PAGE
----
Tuesday, 19 January 2010

The Speed of Things - BBC Life Series


We are living in a really fast world these days. At least this is what people tell you. I am not sure, haven’t experienced anything other than this before you might think to yourself. The routine is in place and you follow it, however it might speed things up a little. To know the sequence of actions and the context they take place will help to execute them quicker. But probably only if the destination is clear. Take your commute to work. It is a routine and you are really good at it. Fast here, up there with a few steps, into the bus, out and across and your there. However there is very little your interested in between. It is about going from A to B. There is not much roaming around. The routine together with the clear target speeds things up. Time runs quick, everyone around you is in the same situation, they follow their routine target and therefore move quick too. The passage of time is here measured in relation to the activity of the fellow travellers. This makes the time go really quick and everyone seems to be in such a hurry. The perception of time changes and it seems to speed up and you end up being late, because everyone else seems to be quicker.
Being trapped in such a short term time experience mode, it becomes really different to relate to longer term time phenomenon. Already the structure of the day is difficult to grasp. It will get dark at some point but will realise when we get there. Time frames beyond this are out of reach without proper assimilation. Take the tide for example. It changes twice a day and still it is almost impossible to relate to as a ‘fast’ living citizen. This phenomenon featured earlier in posts, see HERE.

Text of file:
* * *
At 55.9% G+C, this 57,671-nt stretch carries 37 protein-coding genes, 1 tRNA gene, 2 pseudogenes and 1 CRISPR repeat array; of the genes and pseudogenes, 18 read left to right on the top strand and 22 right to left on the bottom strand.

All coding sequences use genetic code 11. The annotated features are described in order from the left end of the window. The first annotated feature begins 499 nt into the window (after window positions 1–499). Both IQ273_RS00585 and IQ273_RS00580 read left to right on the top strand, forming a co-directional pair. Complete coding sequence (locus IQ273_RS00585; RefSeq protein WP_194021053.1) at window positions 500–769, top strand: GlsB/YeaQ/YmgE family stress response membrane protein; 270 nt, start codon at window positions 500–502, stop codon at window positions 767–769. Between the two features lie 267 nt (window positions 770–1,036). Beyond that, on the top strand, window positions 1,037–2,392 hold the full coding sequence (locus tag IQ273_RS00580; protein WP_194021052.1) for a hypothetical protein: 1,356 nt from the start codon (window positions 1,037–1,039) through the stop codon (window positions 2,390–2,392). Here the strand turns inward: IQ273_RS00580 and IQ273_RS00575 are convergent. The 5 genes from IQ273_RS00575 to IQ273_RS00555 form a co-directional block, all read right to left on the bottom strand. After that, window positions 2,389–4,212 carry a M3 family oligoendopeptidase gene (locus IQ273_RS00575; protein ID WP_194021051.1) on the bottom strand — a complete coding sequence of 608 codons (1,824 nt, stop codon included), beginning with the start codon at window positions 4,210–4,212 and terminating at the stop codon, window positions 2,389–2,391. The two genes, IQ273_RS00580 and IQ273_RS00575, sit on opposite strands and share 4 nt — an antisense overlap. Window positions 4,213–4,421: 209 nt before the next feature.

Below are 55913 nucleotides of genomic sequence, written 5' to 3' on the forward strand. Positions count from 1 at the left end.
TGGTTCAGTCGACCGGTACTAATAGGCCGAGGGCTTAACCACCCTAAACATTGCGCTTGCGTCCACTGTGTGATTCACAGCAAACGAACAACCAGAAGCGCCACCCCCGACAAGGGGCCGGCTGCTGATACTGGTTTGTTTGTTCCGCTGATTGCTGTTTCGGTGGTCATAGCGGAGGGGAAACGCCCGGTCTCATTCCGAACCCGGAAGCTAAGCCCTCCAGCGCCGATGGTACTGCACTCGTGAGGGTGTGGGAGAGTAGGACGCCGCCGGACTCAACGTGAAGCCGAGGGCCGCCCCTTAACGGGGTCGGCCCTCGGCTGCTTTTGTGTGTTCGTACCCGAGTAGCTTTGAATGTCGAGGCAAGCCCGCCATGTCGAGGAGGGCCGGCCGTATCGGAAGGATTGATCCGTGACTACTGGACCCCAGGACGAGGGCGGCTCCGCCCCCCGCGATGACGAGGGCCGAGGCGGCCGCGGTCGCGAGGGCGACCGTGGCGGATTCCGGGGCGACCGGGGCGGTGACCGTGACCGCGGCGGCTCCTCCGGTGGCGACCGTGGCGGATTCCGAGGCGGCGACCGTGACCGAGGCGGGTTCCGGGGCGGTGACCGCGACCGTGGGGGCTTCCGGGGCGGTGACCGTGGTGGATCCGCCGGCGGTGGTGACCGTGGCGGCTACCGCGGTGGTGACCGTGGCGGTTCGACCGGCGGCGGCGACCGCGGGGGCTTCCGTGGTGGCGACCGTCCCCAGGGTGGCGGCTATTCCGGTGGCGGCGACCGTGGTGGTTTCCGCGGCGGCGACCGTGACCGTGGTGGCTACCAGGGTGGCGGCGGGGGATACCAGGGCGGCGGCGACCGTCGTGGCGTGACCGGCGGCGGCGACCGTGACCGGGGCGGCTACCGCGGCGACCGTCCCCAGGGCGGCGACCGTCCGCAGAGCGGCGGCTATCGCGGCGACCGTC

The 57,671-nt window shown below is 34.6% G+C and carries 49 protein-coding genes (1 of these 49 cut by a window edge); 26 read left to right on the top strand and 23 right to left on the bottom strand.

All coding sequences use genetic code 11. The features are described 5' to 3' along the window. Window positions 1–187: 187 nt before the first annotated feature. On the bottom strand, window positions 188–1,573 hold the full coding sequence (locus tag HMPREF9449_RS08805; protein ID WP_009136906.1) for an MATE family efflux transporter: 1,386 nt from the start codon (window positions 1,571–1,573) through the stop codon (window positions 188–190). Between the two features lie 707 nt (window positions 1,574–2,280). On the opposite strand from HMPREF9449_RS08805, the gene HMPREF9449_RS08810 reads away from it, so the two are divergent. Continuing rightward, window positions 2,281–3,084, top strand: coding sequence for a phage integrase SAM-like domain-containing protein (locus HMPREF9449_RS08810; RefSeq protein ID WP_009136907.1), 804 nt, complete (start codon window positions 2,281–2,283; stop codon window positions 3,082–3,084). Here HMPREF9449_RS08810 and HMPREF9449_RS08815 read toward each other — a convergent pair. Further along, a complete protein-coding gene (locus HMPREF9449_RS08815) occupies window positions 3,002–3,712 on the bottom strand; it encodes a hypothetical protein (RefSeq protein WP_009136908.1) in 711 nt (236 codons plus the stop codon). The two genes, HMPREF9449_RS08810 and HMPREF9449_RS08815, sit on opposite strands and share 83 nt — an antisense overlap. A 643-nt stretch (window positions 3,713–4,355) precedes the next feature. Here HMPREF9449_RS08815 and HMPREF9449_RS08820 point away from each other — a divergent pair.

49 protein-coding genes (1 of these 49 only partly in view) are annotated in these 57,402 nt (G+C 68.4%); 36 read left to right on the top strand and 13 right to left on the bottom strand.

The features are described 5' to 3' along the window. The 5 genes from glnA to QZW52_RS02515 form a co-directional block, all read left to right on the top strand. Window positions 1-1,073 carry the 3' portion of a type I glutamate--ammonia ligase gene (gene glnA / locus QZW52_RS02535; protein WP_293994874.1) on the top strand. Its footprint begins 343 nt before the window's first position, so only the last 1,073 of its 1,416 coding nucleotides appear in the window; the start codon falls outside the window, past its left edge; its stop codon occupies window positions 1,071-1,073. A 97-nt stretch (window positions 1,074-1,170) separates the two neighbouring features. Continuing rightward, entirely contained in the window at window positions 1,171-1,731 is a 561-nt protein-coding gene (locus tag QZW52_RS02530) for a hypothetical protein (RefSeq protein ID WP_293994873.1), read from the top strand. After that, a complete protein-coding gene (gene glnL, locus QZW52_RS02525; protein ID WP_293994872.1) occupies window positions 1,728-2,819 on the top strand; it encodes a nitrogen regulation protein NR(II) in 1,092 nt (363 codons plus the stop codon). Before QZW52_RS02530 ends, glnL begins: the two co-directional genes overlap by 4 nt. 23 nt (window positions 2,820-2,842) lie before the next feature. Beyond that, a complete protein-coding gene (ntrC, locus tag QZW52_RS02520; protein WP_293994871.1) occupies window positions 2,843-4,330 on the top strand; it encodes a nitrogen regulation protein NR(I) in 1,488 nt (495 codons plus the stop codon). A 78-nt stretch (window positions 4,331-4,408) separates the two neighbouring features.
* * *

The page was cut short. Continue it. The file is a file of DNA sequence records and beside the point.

Other timescales moving at a different pace are way beyond and all we see are key frames. Take the plant on your windowsill. Does it look the same everyday? I bet it does, to you. At least I only realise something happened when it flowers. I most likely wont see the tiny first bud, maybe realise when their quit big and the next time the flower has opened. But something is happening in between, the plant moves and changes, grows and moves.
TimeLapse can be a brilliant tool to visualise this kind of change. Where better to look than at the BBC. In their Live Series they produced these astonishing visualisations capturing this change at a different pace. In an only 60 second shot they compress the growth of a range of flowers in a stretch of wood over a whole season. It took them a year to to produce this short clip. THe result is astonishing and most likely the most complex scene in natural filming.



The rest of the parts are accessible here: Part two, Part three, Part four, Part five
This is documentation on how it was produced.

1 comment:

mewmewmew said...

The publication is in the tradition of Nai publishers a truly nice designed piece and it has this surprising twist to it, it is a hardcover but in the form of a paperback, I love it.



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